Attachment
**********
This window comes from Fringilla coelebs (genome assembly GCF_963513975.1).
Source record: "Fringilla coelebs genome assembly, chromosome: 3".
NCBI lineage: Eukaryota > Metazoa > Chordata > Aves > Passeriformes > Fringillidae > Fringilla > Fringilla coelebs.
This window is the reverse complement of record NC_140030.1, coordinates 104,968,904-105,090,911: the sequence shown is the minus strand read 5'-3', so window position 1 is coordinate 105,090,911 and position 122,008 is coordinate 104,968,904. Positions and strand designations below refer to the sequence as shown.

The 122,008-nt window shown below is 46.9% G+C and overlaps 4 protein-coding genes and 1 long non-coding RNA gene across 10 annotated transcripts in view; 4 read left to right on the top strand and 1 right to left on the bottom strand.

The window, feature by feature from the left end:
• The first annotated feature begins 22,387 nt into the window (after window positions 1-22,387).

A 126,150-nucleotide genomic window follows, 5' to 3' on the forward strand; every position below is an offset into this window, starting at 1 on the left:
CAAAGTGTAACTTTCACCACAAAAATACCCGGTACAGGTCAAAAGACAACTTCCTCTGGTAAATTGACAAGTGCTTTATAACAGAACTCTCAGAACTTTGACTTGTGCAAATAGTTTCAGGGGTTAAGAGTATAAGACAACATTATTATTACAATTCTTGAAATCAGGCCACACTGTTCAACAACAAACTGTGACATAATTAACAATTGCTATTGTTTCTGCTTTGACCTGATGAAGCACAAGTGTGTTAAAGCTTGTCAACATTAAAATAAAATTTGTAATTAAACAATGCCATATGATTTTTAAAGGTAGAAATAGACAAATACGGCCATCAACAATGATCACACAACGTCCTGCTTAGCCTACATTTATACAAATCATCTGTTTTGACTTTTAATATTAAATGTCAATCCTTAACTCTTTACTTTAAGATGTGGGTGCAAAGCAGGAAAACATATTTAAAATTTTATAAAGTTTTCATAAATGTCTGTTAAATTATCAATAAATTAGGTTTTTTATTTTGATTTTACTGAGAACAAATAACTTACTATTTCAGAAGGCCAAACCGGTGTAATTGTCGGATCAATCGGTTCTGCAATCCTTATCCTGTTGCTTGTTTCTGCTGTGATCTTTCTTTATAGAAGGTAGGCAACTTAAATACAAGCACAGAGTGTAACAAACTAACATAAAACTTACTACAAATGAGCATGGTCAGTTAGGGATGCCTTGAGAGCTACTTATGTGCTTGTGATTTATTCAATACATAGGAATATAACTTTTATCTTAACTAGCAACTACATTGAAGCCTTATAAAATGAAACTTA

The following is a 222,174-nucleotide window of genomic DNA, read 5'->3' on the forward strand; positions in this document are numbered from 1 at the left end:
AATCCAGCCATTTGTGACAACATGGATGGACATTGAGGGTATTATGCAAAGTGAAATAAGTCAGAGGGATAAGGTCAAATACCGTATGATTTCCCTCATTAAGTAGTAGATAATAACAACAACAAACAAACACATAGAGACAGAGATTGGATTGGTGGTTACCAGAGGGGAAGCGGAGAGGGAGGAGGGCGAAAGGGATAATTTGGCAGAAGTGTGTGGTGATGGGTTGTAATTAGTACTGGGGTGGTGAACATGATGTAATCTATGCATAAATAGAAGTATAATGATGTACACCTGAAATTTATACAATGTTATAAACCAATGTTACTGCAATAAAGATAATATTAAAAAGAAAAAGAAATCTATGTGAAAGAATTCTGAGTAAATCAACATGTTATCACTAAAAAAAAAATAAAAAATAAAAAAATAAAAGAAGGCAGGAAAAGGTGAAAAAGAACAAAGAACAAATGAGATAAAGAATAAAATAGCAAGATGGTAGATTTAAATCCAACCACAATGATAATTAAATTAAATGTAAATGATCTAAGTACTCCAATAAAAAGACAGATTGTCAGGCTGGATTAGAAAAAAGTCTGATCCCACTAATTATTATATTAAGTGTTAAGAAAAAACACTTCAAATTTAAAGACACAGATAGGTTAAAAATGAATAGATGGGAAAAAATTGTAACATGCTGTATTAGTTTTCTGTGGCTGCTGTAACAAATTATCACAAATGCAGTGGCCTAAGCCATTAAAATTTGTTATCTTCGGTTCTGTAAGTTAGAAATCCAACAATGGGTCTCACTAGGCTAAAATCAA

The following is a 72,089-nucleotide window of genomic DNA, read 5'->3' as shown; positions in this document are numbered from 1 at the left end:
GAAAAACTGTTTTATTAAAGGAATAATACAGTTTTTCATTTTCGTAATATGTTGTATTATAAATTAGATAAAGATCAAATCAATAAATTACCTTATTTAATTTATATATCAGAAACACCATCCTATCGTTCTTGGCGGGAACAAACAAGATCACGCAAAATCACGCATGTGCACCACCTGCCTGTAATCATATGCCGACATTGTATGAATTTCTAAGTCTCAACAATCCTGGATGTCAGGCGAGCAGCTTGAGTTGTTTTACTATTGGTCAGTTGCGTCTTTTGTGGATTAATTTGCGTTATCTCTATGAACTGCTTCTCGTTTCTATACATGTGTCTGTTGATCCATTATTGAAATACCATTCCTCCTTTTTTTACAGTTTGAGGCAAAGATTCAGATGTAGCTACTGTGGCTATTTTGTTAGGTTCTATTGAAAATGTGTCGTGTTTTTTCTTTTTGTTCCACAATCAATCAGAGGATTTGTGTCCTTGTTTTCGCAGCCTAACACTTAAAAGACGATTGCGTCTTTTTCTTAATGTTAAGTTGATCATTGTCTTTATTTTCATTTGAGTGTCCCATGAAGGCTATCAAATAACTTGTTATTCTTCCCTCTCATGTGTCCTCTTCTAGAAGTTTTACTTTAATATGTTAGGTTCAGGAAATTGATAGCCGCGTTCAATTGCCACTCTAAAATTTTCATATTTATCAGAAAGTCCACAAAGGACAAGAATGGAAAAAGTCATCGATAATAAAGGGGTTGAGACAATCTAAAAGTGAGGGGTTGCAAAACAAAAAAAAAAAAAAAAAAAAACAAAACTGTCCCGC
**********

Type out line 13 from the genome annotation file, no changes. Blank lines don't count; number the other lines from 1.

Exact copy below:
GAAAAACTGTTTTATTAAAGGAATAATACAGTTTTTCATTTTCGTAATATGTTGTATTATAAATTAGATAAAGATCAAATCAATAAATTACCTTATTTAATTTATATATCAGAAACACCATCCTATCGTTCTTGGCGGGAACAAACAAGATCACGCAAAATCACGCATGTGCACCACCTGCCTGTAATCATATGCCGACATTGTATGAATTTCTAAGTCTCAACAATCCTGGATGTCAGGCGAGCAGCTTGAGTTGTTTTACTATTGGTCAGTTGCGTCTTTTGTGGATTAATTTGCGTTATCTCTATGAACTGCTTCTCGTTTCTATACATGTGTCTGTTGATCCATTATTGAAATACCATTCCTCCTTTTTTTACAGTTTGAGGCAAAGATTCAGATGTAGCTACTGTGGCTATTTTGTTAGGTTCTATTGAAAATGTGTCGTGTTTTTTCTTTTTGTTCCACAATCAATCAGAGGATTTGTGTCCTTGTTTTCGCAGCCTAACACTTAAAAGACGATTGCGTCTTTTTCTTAATGTTAAGTTGATCATTGTCTTTATTTTCATTTGAGTGTCCCATGAAGGCTATCAAATAACTTGTTATTCTTCCCTCTCATGTGTCCTCTTCTAGAAGTTTTACTTTAATATGTTAGGTTCAGGAAATTGATAGCCGCGTTCAATTGCCACTCTAAAATTTTCATATTTATCAGAAAGTCCACAAAGGACAAGAATGGAAAAAGTCATCGATAATAAAGGGGTTGAGACAATCTAAAAGTGAGGGGTTGCAAAACAAAAAAAAAAAAAAAAAAAAACAAAACTGTCCCGC